hemisphere is waning. Countries such as Argentina, Colombia, Brazil, and Venezuela
will see Chile’s accession as a reaffirmation that the U.S. is committed to a long-term
process that will eventually benefit them. 105
The expansion of NAFTA to include Chile will strengthen U.S. trading opportunities
against competing trading blocs. Chile is currently an associate member of Mercosur. In
the event that Chile joins as a full member, U.S. exports to Chile would be subject to
Mercosur’s common external tariff. Accession of Chile to NAFTA would eliminate
tariffs on virtually all U.S. goods exported there. Chile’s tariffs on European and Asian
goods would remain in place, thus giving U.S. firms an eight percent comparative
advantage over companies from those regions. 106 Additionally, the Canada-Chile and
“Already Argentina, Bolivia, Colombia, Costa Rica, El Salvador, Uruguay, and Venezuela are modeling
much of their economic reform programs on Chile’s.” Wilson.
Equiguren, Ricardo M. 1995. Heritage Committee Brief No. 19, Chile Should Join NAFTA [on-line].
Washington, DC: The Heritage Foundation; available from
http://www.heritage.org/library/categories/trade/cbriefl9.html; Internet; accessed 9 February 2001.
Wilson, Michael G. 1994. Heritage Foundation Backgrounder # 991, Building on the NAFTA:
Forging a Free Trade Agreement With Chile [on-line]. Washington, DC: The Heritage Foundation;
available from http://www.heritage.org/library/categories/trade/bg991.html; Internet; accessed 9 February
Current tariffs are eight-percent for most products. (U.S. Embassy Santiago.) William C. Lane made
this argument in 1995. At the time tariffs were 11 percent. Lane, William C. 1995. Heritage Lecture
#555, Expanding NAFTA to Include Chile: The Next Step for Free Trade [on-line]. Washington, D.C.:
The Heritage Foundation; available from http://www.heritage.org/library/categories/trade/lect555.html;
Internet; accessed 9 February 2001.
Mexico-Chile FTAs give a comparative advantage to firms from those countries over
U.S. companies who still have to pay the eight-percent tariff on exports to Chile.
Negotiations with Asian partners and Europe could result in agreements that would
institute comparative advantages for firms in those countries over U.S. companies.
The trends of the last decade show a clear progression towards the further opening of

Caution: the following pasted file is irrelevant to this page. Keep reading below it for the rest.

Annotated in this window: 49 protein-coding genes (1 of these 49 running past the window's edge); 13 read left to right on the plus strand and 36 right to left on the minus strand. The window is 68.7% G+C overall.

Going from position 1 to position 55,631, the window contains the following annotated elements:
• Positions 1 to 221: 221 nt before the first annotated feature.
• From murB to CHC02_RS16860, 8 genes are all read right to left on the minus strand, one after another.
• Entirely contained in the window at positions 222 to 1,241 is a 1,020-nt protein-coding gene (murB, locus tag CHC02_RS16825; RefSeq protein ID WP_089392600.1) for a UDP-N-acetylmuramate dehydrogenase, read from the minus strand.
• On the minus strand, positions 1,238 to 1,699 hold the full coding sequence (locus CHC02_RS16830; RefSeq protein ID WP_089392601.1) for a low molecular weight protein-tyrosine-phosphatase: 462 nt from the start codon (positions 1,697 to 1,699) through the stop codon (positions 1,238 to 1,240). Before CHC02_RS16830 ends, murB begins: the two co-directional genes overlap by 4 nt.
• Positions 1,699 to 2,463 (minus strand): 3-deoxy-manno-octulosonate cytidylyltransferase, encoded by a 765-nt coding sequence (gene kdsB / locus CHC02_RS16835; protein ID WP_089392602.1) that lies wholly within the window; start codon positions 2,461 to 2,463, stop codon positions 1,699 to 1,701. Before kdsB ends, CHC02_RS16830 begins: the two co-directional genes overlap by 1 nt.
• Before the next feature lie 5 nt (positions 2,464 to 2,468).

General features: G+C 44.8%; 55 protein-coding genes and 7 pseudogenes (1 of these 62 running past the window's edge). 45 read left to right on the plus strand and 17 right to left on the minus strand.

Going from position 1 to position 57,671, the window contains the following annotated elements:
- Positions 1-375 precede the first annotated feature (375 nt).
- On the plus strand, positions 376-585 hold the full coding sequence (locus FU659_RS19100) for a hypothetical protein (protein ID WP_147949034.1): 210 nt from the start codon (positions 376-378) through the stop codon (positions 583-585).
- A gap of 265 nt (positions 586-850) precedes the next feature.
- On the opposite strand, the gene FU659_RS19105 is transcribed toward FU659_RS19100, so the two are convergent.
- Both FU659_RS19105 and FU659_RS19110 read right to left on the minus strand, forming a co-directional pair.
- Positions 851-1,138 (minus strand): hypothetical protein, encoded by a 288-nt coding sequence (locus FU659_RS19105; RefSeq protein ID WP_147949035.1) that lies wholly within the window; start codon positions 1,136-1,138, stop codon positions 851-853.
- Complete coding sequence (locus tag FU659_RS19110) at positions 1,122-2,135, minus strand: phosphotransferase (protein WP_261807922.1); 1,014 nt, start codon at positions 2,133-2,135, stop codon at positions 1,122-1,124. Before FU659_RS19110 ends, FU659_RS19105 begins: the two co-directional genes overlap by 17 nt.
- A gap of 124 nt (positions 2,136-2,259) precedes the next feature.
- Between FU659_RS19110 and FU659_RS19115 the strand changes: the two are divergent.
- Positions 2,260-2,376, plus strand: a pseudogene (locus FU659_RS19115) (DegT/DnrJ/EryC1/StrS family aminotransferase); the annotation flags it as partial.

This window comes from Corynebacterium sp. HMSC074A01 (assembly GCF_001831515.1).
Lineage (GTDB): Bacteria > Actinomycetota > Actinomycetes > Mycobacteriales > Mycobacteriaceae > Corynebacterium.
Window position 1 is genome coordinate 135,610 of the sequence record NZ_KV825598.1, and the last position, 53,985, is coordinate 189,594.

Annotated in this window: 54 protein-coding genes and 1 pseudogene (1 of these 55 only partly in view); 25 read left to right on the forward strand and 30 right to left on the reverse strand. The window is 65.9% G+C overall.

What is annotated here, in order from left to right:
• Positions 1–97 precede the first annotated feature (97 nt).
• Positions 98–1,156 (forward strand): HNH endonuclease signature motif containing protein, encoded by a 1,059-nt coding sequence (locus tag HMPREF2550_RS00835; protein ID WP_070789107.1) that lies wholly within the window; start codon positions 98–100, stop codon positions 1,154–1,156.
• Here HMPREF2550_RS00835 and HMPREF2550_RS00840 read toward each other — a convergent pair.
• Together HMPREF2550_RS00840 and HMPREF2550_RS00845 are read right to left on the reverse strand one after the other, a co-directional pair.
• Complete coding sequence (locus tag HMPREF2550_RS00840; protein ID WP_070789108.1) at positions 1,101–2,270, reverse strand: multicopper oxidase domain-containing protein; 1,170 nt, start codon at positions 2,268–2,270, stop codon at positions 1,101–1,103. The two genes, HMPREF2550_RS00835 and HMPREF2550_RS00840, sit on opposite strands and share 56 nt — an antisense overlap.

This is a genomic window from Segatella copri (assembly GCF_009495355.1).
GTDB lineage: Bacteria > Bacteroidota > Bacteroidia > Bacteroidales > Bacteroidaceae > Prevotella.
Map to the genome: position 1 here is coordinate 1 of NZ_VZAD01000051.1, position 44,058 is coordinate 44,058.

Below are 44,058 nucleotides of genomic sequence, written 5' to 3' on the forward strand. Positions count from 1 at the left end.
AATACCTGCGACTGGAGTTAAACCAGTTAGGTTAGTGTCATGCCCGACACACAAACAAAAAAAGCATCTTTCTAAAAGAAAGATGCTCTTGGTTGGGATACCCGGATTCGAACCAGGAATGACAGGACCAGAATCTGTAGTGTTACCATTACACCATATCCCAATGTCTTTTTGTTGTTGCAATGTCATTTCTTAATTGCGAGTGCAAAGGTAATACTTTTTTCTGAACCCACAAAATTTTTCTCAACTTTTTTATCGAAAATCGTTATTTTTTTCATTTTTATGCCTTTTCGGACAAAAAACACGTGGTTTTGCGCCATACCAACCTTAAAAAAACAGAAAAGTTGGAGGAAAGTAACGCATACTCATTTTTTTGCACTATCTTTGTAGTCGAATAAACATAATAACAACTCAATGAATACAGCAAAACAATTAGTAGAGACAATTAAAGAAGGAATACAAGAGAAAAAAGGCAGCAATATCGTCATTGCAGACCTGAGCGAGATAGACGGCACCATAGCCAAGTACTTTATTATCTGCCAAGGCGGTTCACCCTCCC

markets throughout the world. With no hemispheric free-trade agreement in place, the
final picture of free trade in the Western Hemisphere is far from clear. Additionally, the
role that the U.S. will play in Western Hemisphere trade negotiations is in doubt. The
U.S. has the responsibility to assert an influential role in the expansion of free trade.
Various approaches have been outlined for the development of a Free Trade Area for the
Americas. In The Post-NAFTA Political Economy: Mexico and the Western
Hemisphere, Carol Wise indicates that initial considerations focused on two main options
for negotiating an FTAA. One approach would utilize the 12 working groups established
at the 1994 Miami Summit of the Americas, focusing on country-specific issues through
representation. The second approach would rely on negotiations between the five main
sub-regional trading blocs already in place (NAFTA, Mercosur, the Andean Group,
CARICOM, and the Central American Common Market). 107 Finally, Wise indicates that
absent U.S. leadership the path towards expanding free trade will likely proceed along the
guidelines set by the WTO/GATT framework. Regardless of the course that future
negotiations follow, admitting Chile into NAFTA enhances the U.S. position, providing
leverage for the direct promotion of free trade throughout the Western Hemisphere. A
strong leadership role is essential to ensure that these negotiations benefit the U.S. and
contribute to the expansion of values like democratization, environmental protection, and
human rights.
Further Outlook: Additional negotiations and trade bloc formation
The increasing interest in the formation of regional blocs highlights the importance of